If you have open surgery, plan for a minimum of two weeks’ recovery time, although you may still experience some discomfort after this. Recovery from open surgery takes longer because the cut made by the surgeon is larger and therefore takes longer to heal.
It’s better to plan for a longer recovery period to give yourself as much time as possible to heal. Even if you don’t have much pain after a few days, you will likely still get tired easily. So make sure you give your body enough time to fully recover before attempting to begin your usual activities. It’s a good idea to take at least two weeks off work and either go back part-time or work from home if possible for a further week or two.
After your endometriosis surgery, you should take it easy and avoid strenuous activity. Even though you may be discharged from hospital the same day, you should not drive for up to two weeks after your surgery, which means someone will need to collect you from the hospital.
Avoid lifting, pulling or pushing heavy objects for the first couple of weeks after your surgery so you don’t accidentally strain your abdomen — this will reduce your chances of developing a hernia. Your surgeon may also advise you to avoid exercise for a few weeks after your surgery; this includes swimming, as swimming in public pools increases the risk of infection of your wound.
Many people experience a heavier-than-normal period after their surgery, which can cause more pain than usual. You should prepare for this before your surgery by stocking up on sanitary products and making sure you have painkillers.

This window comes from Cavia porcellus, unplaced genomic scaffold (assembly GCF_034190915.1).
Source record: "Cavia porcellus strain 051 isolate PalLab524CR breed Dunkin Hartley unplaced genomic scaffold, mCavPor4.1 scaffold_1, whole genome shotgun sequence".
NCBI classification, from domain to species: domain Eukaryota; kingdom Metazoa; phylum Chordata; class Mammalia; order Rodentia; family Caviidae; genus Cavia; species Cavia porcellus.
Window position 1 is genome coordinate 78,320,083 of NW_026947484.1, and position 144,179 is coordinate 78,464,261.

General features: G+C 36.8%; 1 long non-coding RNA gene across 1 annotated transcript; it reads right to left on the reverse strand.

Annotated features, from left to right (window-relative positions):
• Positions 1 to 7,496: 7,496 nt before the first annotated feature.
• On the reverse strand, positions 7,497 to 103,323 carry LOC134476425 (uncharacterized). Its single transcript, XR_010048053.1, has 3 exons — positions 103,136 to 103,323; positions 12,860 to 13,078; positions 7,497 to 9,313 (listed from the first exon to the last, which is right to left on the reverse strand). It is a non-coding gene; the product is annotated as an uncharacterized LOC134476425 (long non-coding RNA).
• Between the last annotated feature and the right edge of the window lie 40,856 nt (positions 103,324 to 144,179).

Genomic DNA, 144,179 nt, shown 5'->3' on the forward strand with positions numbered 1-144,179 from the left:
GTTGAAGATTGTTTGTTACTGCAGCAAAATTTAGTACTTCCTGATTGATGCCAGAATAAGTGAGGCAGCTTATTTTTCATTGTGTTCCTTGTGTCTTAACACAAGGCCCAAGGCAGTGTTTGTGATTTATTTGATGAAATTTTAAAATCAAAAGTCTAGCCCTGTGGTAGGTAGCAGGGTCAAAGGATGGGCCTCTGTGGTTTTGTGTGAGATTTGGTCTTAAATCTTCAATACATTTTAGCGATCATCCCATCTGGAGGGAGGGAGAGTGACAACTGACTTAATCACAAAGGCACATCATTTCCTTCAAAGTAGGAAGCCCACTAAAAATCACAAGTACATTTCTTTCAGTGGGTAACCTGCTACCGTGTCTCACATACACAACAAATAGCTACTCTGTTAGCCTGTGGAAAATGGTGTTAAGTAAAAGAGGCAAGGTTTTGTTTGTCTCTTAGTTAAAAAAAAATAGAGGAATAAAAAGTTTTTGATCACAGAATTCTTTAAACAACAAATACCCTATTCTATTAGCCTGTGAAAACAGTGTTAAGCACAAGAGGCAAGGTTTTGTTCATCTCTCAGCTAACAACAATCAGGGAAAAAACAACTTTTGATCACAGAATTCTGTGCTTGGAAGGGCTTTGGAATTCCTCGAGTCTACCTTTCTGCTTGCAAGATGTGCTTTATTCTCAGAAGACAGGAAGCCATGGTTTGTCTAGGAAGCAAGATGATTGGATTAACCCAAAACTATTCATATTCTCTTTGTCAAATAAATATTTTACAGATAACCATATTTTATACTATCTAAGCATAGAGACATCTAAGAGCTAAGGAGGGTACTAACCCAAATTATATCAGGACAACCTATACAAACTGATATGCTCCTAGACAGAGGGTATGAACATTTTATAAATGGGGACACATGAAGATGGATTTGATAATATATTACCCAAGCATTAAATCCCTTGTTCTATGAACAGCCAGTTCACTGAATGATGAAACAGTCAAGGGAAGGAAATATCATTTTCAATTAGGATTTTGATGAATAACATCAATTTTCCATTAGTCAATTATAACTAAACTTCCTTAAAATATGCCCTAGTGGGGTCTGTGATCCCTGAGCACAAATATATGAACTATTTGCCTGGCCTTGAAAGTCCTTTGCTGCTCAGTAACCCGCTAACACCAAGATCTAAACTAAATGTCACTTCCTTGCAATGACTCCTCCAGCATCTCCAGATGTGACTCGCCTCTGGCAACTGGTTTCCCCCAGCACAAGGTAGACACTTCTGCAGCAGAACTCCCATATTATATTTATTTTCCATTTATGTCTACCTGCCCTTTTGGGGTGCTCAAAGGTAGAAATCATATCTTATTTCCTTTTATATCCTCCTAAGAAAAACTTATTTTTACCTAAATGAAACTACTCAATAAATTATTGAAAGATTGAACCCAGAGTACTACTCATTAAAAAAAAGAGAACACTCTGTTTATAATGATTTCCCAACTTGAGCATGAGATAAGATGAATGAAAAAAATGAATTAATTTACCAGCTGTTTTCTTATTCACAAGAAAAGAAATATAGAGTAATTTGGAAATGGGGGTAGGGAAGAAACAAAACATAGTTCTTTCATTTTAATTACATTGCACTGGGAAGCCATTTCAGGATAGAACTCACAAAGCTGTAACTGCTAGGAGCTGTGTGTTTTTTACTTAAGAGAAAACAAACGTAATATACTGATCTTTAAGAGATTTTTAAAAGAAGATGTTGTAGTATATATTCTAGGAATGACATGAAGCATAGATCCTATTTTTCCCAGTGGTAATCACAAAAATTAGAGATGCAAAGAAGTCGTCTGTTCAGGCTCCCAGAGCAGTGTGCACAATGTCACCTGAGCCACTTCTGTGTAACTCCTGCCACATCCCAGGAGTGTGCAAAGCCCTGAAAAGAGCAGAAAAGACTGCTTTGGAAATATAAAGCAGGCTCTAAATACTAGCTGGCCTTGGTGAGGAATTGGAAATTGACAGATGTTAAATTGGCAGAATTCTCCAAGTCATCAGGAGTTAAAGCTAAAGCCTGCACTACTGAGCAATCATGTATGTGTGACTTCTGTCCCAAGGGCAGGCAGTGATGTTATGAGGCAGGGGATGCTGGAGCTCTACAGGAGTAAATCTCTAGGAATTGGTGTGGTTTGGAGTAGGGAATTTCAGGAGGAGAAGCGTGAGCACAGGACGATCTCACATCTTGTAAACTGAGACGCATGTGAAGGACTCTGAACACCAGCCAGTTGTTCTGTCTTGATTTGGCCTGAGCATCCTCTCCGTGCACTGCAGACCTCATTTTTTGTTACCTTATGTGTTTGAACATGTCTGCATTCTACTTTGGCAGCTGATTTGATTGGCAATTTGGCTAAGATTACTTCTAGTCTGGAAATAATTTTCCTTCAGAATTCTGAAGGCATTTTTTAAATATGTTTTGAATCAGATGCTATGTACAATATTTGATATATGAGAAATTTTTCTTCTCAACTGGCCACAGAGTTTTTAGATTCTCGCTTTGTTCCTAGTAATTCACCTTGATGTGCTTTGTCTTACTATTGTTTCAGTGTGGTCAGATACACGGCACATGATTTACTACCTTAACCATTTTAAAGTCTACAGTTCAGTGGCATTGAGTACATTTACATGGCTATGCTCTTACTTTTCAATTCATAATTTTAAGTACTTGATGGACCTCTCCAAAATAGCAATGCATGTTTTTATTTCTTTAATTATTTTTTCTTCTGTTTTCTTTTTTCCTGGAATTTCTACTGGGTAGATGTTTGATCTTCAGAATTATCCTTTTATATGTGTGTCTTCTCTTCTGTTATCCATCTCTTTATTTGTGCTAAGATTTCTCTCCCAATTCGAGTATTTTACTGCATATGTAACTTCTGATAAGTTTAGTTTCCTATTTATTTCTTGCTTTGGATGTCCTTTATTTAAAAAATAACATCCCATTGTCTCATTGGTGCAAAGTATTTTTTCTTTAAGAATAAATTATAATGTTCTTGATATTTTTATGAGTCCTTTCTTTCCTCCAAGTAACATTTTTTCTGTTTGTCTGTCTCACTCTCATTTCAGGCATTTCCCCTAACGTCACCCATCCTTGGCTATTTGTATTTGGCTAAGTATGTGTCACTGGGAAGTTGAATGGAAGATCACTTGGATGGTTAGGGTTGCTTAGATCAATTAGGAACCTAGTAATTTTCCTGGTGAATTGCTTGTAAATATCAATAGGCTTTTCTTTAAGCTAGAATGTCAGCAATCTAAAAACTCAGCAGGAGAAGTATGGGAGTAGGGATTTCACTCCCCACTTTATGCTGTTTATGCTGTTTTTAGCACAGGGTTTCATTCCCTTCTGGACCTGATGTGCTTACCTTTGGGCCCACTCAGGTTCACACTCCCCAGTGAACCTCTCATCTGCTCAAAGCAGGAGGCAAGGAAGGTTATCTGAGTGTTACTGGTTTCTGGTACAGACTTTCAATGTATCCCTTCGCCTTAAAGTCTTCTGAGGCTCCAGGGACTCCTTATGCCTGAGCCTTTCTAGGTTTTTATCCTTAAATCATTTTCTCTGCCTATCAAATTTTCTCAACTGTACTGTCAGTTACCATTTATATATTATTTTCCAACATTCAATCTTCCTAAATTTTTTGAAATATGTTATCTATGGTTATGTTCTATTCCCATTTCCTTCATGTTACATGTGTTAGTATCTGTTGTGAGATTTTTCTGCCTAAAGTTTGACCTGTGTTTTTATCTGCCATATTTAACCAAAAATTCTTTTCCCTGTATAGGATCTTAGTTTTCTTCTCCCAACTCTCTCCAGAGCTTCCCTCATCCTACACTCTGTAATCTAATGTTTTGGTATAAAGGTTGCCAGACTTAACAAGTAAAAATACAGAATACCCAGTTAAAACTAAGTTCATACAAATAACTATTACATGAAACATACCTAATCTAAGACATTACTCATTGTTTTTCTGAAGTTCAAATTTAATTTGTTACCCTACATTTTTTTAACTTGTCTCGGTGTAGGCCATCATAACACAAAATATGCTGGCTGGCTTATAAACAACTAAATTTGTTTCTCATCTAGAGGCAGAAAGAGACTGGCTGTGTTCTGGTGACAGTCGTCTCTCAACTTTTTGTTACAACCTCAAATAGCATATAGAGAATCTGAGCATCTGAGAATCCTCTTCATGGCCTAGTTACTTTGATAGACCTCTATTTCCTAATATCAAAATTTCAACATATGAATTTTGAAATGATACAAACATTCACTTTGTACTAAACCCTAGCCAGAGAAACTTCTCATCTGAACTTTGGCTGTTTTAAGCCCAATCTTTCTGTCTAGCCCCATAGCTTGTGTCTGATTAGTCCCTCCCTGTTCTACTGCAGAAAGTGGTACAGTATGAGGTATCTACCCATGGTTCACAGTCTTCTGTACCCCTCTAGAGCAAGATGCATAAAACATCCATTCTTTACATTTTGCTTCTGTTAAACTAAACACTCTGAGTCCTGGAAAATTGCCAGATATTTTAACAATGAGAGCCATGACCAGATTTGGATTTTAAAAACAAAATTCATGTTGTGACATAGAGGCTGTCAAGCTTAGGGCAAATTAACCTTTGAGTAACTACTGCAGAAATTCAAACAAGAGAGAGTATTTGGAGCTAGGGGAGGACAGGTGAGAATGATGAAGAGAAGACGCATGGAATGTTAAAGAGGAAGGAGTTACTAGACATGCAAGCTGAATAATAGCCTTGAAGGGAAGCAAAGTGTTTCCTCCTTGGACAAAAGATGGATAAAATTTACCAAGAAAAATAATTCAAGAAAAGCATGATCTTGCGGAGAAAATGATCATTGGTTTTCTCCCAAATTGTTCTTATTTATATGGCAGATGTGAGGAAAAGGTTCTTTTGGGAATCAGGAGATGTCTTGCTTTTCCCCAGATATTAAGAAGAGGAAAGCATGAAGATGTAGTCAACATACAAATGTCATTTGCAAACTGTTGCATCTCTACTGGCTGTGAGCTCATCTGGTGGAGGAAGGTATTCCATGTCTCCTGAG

You may also experience difficulty when trying to urinate, although this tends to be a short-term problem. If this lasts longer than a week, see your GP.
You should also see your GP or doctor as soon as possible if you are unable to pass urine at all or if there is a burning or stinging sensation when you pass urine.
While keeping your wound sites clean and dry will help avoid infection, you should still look out for signs of infection. These can include:
If you experience signs of infection, contact your GP immediately as you may need antibiotics.
If you're concerned about symptoms you're experiencing or require further information on the subject, talk to a GP or see an expert consultant at your local Spire hospital.
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Lux has a BSc(Hons) in Neuroscience from UCL, a PhD in Cellular and Molecular Biology from the UCL Institute of Ophthalmology and experience as a postdoctoral researcher in developmental biology. She has a clear and extensive understanding of the biological and medical sciences. Having worked in scientific publishing for BioMed Central and as a writer for the UK’s Medical Research Council and the National University of Singapore, she is able to clearly communicate complex concepts.